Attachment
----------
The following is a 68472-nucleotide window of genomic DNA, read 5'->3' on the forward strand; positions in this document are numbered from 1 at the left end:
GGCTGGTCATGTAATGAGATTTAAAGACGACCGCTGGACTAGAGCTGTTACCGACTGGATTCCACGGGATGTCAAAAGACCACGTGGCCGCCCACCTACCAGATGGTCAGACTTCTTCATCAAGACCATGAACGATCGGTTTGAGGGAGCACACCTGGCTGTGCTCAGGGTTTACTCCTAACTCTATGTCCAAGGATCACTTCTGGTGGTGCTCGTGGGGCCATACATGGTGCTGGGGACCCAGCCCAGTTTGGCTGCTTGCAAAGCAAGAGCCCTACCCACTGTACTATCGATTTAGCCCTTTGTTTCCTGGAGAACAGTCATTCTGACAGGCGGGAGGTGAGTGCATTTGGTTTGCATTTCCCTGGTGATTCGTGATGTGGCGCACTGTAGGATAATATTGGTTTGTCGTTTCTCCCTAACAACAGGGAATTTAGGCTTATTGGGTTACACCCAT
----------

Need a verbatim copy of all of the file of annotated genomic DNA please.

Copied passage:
The following is a 68472-nucleotide window of genomic DNA, read 5'->3' on the forward strand; positions in this document are numbered from 1 at the left end:
GGCTGGTCATGTAATGAGATTTAAAGACGACCGCTGGACTAGAGCTGTTACCGACTGGATTCCACGGGATGTCAAAAGACCACGTGGCCGCCCACCTACCAGATGGTCAGACTTCTTCATCAAGACCATGAACGATCGGTTTGAGGGAGCACACCTGGCTGTGCTCAGGGTTTACTCCTAACTCTATGTCCAAGGATCACTTCTGGTGGTGCTCGTGGGGCCATACATGGTGCTGGGGACCCAGCCCAGTTTGGCTGCTTGCAAAGCAAGAGCCCTACCCACTGTACTATCGATTTAGCCCTTTGTTTCCTGGAGAACAGTCATTCTGACAGGCGGGAGGTGAGTGCATTTGGTTTGCATTTCCCTGGTGATTCGTGATGTGGCGCACTGTAGGATAATATTGGTTTGTCGTTTCTCCCTAACAACAGGGAATTTAGGCTTATTGGGTTACACCCAT